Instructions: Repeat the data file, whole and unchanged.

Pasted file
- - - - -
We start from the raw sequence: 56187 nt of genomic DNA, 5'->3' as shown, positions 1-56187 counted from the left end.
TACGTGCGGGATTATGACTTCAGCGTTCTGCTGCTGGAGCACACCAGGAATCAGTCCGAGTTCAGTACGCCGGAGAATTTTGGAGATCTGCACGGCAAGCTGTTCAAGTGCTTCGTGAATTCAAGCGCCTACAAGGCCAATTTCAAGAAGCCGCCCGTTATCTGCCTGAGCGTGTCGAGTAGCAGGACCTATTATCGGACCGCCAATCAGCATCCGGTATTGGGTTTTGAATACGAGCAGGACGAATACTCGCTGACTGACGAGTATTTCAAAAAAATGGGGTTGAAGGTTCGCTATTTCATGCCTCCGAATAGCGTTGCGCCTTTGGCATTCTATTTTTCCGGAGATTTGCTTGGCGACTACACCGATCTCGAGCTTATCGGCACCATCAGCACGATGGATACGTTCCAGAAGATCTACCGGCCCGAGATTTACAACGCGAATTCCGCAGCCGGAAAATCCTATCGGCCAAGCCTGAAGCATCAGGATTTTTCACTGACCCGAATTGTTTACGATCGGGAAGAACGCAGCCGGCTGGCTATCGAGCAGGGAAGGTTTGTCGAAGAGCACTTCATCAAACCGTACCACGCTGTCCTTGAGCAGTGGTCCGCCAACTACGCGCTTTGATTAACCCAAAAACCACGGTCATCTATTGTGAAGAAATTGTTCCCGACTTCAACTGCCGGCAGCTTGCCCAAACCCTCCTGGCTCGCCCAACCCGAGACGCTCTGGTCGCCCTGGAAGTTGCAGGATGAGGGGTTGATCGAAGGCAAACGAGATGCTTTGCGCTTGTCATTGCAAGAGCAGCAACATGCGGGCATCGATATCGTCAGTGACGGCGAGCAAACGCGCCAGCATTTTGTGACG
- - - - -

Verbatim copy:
We start from the raw sequence: 56187 nt of genomic DNA, 5'->3' as shown, positions 1-56187 counted from the left end.
TACGTGCGGGATTATGACTTCAGCGTTCTGCTGCTGGAGCACACCAGGAATCAGTCCGAGTTCAGTACGCCGGAGAATTTTGGAGATCTGCACGGCAAGCTGTTCAAGTGCTTCGTGAATTCAAGCGCCTACAAGGCCAATTTCAAGAAGCCGCCCGTTATCTGCCTGAGCGTGTCGAGTAGCAGGACCTATTATCGGACCGCCAATCAGCATCCGGTATTGGGTTTTGAATACGAGCAGGACGAATACTCGCTGACTGACGAGTATTTCAAAAAAATGGGGTTGAAGGTTCGCTATTTCATGCCTCCGAATAGCGTTGCGCCTTTGGCATTCTATTTTTCCGGAGATTTGCTTGGCGACTACACCGATCTCGAGCTTATCGGCACCATCAGCACGATGGATACGTTCCAGAAGATCTACCGGCCCGAGATTTACAACGCGAATTCCGCAGCCGGAAAATCCTATCGGCCAAGCCTGAAGCATCAGGATTTTTCACTGACCCGAATTGTTTACGATCGGGAAGAACGCAGCCGGCTGGCTATCGAGCAGGGAAGGTTTGTCGAAGAGCACTTCATCAAACCGTACCACGCTGTCCTTGAGCAGTGGTCCGCCAACTACGCGCTTTGATTAACCCAAAAACCACGGTCATCTATTGTGAAGAAATTGTTCCCGACTTCAACTGCCGGCAGCTTGCCCAAACCCTCCTGGCTCGCCCAACCCGAGACGCTCTGGTCGCCCTGGAAGTTGCAGGATGAGGGGTTGATCGAAGGCAAACGAGATGCTTTGCGCTTGTCATTGCAAGAGCAGCAACATGCGGGCATCGATATCGTCAGTGACGGCGAGCAAACGCGCCAGCATTTTGTGACG